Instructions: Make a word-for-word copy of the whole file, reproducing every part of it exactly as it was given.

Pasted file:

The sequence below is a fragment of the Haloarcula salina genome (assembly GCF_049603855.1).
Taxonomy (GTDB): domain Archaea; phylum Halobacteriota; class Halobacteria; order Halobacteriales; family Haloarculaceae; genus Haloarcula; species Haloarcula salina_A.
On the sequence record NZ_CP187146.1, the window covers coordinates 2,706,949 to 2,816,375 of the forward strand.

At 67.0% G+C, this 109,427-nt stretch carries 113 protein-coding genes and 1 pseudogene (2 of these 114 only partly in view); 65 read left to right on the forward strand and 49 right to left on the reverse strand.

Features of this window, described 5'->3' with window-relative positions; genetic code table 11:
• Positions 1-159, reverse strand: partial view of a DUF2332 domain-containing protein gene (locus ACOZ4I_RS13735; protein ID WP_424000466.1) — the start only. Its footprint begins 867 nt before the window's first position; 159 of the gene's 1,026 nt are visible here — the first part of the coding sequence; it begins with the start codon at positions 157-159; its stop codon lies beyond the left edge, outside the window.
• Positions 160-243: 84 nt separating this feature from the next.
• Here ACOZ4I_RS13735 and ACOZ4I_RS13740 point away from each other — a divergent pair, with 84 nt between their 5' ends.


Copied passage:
The sequence below is a fragment of the Haloarcula salina genome (assembly GCF_049603855.1).
Taxonomy (GTDB): domain Archaea; phylum Halobacteriota; class Halobacteria; order Halobacteriales; family Haloarculaceae; genus Haloarcula; species Haloarcula salina_A.
On the sequence record NZ_CP187146.1, the window covers coordinates 2,706,949 to 2,816,375 of the forward strand.

At 67.0% G+C, this 109,427-nt stretch carries 113 protein-coding genes and 1 pseudogene (2 of these 114 only partly in view); 65 read left to right on the forward strand and 49 right to left on the reverse strand.

Features of this window, described 5'->3' with window-relative positions; genetic code table 11:
• Positions 1-159, reverse strand: partial view of a DUF2332 domain-containing protein gene (locus ACOZ4I_RS13735; protein ID WP_424000466.1) — the start only. Its footprint begins 867 nt before the window's first position; 159 of the gene's 1,026 nt are visible here — the first part of the coding sequence; it begins with the start codon at positions 157-159; its stop codon lies beyond the left edge, outside the window.
• Positions 160-243: 84 nt separating this feature from the next.
• Here ACOZ4I_RS13735 and ACOZ4I_RS13740 point away from each other — a divergent pair, with 84 nt between their 5' ends.